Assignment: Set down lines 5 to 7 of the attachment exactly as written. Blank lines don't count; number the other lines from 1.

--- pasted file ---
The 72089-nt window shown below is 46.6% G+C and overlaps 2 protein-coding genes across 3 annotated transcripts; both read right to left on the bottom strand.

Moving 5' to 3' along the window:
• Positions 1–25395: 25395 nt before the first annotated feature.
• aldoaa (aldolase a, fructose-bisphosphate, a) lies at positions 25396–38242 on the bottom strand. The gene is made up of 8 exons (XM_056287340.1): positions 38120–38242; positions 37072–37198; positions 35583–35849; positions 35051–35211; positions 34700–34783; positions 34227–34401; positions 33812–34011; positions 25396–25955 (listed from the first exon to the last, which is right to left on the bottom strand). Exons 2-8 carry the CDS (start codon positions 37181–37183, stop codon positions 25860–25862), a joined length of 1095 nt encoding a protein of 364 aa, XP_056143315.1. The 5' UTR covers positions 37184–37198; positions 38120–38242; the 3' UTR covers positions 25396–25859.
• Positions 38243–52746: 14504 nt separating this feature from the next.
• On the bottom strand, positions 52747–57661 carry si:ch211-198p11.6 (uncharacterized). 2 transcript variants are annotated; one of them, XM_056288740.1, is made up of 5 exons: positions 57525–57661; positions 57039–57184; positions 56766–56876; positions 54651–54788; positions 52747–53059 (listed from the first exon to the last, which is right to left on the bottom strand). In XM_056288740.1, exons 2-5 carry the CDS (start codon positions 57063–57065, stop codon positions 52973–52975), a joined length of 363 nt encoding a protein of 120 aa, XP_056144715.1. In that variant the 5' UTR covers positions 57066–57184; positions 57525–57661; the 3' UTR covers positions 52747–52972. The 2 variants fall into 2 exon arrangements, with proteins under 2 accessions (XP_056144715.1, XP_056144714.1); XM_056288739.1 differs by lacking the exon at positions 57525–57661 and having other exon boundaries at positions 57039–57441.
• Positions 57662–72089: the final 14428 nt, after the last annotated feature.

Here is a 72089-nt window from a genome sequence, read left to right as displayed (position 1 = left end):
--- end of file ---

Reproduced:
• Positions 38243–52746: 14504 nt separating this feature from the next.
• On the bottom strand, positions 52747–57661 carry si:ch211-198p11.6 (uncharacterized). 2 transcript variants are annotated; one of them, XM_056288740.1, is made up of 5 exons: positions 57525–57661; positions 57039–57184; positions 56766–56876; positions 54651–54788; positions 52747–53059 (listed from the first exon to the last, which is right to left on the bottom strand). In XM_056288740.1, exons 2-5 carry the CDS (start codon positions 57063–57065, stop codon positions 52973–52975), a joined length of 363 nt encoding a protein of 120 aa, XP_056144715.1. In that variant the 5' UTR covers positions 57066–57184; positions 57525–57661; the 3' UTR covers positions 52747–52972. The 2 variants fall into 2 exon arrangements, with proteins under 2 accessions (XP_056144715.1, XP_056144714.1); XM_056288739.1 differs by lacking the exon at positions 57525–57661 and having other exon boundaries at positions 57039–57441.
• Positions 57662–72089: the final 14428 nt, after the last annotated feature.